Atticus displays his love for his children and the citizens of Maycomb numerous ways throughout the novel. Atticus is a good father who always has his children's well-being in mind at all times. He tries his best to be a positive role model by setting a good example for Jem and Scout and is always honest with them. Jem and Scout feel comfortable asking their father questions and have faith that Atticus will tell them the truth. Atticus also displays his love for Jem and Scout by teaching them valuable life lessons. He shares with his children the importance of perspective, courage, and tolerance. Atticus' dedication to being an outstanding father demonstrates his love.
Atticus displays his love for the citizens of Maycomb by representing them in the legislature and following through with difficult tasks, such as defending Tom Robinson. Despite have drastically different values, Atticus is tolerant and kind to his neighbors. He helps save Maudie's furniture, makes Jem read to Mrs. Dubose, and even kills a rabid dog that threatens the safety of the neighborhood. Atticus risks his life and reputation for his community which demonstrates his love for his neighbors throughout the novel.
Atticus exhibits his love of all people throughout To Kill a Mockingbird. He is obviously a loving parent to his children, teaching them--often by his own example--the value of education (he convinces Scout to not give up on school); tolerance ("climb into his skin and walk around in it"); humility (he withholds his marksmanship skills from Jem and Scout) and moral consciousness (by undertaking the defense of Tom Robinson). He displays his love of family (paying for his brother's education); his sympathy for the weak ("it's a sin to kill a mockingbird" and "the worst thing you can do" is for a white man to cheat a black man); and his responsibility toward his community (he repeatedly runs unopposed as Maycomb's representative in the state legislature). But above all, Atticus is known for his love of fellow man. He defends Mr. Cunningham for free, trusting that Cunningham will eventually pay (in some manner). He is probably the most respected man in town, and he has no ill will toward anyone (except perhaps Bob Ewell). Maudie reminds Scout that Atticus is the same man whether he is within the privacy of his own home or in a crowd of people. Perhaps the highest compliment he is paid comes from Maudie, when she tells Alexandra that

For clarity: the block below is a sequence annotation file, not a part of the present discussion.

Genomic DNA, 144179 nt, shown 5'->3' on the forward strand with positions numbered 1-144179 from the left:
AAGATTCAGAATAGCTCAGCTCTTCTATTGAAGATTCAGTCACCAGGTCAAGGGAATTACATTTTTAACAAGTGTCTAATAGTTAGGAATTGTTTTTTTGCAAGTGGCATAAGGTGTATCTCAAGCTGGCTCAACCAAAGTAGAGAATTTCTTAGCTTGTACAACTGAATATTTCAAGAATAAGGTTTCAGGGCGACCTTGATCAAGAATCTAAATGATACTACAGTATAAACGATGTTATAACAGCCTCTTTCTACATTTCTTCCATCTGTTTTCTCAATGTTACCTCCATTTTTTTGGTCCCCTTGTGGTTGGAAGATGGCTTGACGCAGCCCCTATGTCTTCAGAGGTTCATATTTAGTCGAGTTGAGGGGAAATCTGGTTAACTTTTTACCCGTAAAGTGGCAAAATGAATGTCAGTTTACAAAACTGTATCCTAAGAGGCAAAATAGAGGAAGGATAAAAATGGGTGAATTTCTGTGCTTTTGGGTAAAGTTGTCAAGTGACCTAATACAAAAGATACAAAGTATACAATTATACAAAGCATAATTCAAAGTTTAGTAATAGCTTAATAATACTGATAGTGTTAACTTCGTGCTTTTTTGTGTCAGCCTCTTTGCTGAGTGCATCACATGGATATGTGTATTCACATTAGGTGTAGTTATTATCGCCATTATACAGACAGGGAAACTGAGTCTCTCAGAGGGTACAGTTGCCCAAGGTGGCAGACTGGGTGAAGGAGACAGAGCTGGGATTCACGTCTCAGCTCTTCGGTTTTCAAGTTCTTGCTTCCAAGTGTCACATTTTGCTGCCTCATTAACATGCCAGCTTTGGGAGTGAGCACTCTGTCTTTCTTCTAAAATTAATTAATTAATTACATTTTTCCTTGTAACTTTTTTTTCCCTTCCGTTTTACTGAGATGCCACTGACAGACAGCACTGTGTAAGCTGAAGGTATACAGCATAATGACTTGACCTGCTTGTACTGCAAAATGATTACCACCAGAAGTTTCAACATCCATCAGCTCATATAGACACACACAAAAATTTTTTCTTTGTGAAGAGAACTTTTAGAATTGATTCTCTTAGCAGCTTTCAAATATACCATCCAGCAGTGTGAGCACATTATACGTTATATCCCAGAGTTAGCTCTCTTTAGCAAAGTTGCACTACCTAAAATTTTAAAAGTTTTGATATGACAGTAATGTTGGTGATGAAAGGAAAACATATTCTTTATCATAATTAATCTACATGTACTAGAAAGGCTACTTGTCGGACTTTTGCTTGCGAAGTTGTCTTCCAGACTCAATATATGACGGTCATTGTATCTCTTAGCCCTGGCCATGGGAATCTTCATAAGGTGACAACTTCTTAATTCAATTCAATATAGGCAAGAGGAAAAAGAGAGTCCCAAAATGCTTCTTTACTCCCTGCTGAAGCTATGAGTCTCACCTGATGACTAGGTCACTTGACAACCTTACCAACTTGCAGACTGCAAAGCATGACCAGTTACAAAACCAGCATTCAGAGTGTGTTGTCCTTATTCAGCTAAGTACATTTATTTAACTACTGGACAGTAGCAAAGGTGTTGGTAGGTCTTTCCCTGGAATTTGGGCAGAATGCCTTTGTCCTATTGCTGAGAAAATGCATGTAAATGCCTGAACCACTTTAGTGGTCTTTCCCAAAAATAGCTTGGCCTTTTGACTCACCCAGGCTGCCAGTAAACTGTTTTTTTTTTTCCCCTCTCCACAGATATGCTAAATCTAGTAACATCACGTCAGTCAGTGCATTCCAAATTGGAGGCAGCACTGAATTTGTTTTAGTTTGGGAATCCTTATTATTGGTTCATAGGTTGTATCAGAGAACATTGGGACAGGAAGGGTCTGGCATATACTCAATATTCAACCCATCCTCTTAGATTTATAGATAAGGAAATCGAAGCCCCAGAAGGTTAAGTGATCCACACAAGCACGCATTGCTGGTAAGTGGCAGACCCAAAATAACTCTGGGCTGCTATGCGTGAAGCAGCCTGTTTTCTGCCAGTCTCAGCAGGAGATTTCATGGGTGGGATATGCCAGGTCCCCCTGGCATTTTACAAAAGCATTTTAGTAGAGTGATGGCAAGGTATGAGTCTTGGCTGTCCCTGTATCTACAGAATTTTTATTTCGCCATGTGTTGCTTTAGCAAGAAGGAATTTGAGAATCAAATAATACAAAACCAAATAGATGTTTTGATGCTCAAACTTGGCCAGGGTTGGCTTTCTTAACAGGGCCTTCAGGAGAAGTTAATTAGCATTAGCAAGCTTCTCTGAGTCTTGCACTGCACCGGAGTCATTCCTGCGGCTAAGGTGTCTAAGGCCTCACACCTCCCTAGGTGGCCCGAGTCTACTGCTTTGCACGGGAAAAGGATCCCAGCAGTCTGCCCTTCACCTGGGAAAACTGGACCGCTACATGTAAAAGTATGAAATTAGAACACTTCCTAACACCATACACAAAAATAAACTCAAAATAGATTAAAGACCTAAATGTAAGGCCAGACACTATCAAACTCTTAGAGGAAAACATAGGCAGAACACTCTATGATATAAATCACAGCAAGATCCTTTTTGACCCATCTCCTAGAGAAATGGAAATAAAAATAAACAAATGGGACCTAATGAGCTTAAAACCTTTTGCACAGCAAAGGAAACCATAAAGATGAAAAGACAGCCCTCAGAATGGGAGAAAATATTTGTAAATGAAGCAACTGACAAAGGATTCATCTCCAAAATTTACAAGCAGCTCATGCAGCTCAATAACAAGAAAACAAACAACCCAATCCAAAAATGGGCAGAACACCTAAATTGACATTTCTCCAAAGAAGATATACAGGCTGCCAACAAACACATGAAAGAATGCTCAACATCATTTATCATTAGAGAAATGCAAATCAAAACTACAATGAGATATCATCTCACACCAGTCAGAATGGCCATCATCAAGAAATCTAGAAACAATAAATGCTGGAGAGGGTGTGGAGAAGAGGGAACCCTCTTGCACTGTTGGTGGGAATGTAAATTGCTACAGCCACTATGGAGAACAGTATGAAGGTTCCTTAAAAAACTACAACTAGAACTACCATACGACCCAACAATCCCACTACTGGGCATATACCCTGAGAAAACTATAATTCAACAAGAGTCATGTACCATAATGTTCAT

"... we're paying the highest tribute we can pay a man. We trust him to do right. It's that simple."